The Minister of Works and Housing, Babatunde Fashola, has urged Nigerian landlords to consider taking weekly and monthly payments for leased properties.
This was disclosed at the 15th Abuja International Housing Show in Abuja on Monday, themed “Sustainable and Resilient Housing Solutions for a Post Pandemic World”.
Fashola, represented by the Minister of State for Works and Housing, Abubakar Aliyu, said the present administration was keen on promoting affordable housing for citizens.
“For example, in cases where the rents of businesses or some individuals are due for renewal, the private landlords can give back by accepting monthly, quarterly, or half-yearly rents, instead of one, two or three years rent in advance,” the minister said.
Fashola explained that this suggestion is to replicate what the federal government has done through the Central Bank of Nigeria. The bank reschedules payment on loans by negotiating more affordable terms.
“Where rent has fallen into arrears, it is possible to emulate what the FGN did through the Central Bank of Nigeria (CBN) to reschedule payment on loans by rescheduling the payment for the tenant to more affordable terms, instead of adopting eviction.”
The minister stated that a large number of houses available for sale or lease belong mostly to individuals and private companies, compared to those owned by the state or federal government and the tenants would have to deal with private individuals and not the government.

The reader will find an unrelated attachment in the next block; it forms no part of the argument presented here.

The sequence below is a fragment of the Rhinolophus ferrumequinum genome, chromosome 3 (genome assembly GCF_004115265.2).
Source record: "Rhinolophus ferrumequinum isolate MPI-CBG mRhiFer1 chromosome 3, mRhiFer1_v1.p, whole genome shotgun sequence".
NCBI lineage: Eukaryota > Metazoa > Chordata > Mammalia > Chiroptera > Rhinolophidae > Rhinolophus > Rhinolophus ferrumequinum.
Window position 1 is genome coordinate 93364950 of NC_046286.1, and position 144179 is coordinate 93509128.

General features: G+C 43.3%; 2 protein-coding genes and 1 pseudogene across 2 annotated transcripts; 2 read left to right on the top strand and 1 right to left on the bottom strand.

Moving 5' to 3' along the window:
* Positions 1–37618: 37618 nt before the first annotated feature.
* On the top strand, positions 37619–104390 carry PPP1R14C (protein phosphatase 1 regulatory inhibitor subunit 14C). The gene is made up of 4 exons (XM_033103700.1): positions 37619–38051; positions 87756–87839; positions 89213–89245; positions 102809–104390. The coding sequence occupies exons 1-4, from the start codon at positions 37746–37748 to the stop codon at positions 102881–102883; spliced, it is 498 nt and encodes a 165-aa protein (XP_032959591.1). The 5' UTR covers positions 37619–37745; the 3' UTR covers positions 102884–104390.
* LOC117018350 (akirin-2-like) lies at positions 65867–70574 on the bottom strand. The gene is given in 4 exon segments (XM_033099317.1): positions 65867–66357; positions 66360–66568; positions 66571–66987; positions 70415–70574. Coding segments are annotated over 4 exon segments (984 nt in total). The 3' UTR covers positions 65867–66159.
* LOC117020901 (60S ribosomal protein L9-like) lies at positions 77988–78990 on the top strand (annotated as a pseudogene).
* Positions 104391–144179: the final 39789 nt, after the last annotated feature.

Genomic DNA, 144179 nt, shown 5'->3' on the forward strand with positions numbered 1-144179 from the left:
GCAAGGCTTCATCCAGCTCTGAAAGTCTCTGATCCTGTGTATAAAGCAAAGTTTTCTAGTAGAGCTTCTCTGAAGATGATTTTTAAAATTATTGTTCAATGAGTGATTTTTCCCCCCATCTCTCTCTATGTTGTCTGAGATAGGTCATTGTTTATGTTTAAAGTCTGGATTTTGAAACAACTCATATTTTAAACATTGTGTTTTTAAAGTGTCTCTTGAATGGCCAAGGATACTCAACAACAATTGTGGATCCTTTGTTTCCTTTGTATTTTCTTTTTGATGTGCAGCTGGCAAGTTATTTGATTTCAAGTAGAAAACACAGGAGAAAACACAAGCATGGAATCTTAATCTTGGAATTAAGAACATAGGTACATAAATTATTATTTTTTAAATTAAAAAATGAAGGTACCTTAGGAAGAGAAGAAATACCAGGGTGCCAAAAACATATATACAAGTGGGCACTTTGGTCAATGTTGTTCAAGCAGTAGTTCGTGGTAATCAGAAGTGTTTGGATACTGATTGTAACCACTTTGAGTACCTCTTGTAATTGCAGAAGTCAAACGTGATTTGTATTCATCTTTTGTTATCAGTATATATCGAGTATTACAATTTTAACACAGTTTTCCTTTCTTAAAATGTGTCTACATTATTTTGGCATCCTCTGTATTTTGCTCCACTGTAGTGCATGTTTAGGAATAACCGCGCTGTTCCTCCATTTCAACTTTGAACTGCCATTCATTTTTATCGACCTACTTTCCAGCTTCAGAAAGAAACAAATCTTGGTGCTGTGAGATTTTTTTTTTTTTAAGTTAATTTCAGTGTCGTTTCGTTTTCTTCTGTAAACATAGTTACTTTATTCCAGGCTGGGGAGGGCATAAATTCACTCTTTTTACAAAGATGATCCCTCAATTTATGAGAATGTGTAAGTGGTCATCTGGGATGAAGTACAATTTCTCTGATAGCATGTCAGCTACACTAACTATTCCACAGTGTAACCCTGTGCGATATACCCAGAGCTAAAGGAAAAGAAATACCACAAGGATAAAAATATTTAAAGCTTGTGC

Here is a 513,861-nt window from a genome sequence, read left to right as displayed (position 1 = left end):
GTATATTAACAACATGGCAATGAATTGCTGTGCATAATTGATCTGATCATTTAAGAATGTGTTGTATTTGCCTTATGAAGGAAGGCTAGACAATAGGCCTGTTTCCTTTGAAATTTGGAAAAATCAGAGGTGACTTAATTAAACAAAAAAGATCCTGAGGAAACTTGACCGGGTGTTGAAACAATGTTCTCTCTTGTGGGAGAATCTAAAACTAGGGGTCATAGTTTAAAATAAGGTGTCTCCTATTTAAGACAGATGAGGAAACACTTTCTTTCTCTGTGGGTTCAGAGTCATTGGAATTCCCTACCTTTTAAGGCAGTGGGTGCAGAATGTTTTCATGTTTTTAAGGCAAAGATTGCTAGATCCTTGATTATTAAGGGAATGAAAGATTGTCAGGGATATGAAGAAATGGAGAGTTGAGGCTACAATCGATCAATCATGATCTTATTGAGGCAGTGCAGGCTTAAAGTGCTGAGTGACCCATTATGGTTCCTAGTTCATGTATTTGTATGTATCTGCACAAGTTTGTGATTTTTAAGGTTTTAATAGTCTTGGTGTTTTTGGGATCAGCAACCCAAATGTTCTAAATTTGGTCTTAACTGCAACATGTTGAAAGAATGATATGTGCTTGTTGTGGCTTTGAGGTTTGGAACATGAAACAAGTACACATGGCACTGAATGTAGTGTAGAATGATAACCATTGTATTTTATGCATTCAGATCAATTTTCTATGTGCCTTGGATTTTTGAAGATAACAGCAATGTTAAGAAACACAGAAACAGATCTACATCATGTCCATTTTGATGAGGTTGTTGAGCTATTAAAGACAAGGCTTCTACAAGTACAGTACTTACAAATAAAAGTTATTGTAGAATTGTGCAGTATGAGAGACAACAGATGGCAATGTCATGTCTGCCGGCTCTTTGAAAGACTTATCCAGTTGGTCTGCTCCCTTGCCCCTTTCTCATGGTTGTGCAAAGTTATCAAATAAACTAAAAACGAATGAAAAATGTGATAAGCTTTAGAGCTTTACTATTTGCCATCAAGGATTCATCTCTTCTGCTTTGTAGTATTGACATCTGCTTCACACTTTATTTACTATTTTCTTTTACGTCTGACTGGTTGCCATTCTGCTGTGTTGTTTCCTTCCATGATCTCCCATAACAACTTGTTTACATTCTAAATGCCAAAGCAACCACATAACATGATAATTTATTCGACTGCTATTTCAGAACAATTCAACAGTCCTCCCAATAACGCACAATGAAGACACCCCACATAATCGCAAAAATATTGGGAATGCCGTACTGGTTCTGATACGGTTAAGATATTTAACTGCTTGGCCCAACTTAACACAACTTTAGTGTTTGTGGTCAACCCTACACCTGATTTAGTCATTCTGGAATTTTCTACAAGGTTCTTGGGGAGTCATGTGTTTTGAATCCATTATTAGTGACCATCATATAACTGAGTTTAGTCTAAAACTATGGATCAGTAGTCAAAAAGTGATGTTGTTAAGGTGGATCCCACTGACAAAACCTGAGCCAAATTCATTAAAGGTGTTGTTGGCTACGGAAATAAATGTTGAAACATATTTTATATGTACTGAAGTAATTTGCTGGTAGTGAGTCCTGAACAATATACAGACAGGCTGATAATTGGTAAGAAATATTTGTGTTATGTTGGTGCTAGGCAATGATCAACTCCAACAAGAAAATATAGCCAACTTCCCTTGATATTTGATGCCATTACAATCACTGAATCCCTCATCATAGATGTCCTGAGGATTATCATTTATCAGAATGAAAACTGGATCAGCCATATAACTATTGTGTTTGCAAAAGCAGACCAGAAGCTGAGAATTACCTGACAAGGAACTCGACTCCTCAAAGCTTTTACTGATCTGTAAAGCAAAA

He recommended that, in order to improve affordable housing post-COVID, private companies and landlords would have to cede some control over their properties.
“Consequently, my recommendation for improving access and affordability in the COVID-19 era and beyond, as presented at the Federal Executive Council (FEC) meeting and which is still apt for this gathering, is for private companies and individuals to give back some of what they control to citizens in the way that the Federal Government of Nigeria (FGN) has given back to citizens some of what it controls,” the minister said.
Fashola urged state legislators “to connect with their constituents by making legislation that regulates the demand for prohibitive advance rent in areas of high density where the bulk of the people live. This is because rent is not a federal matter.”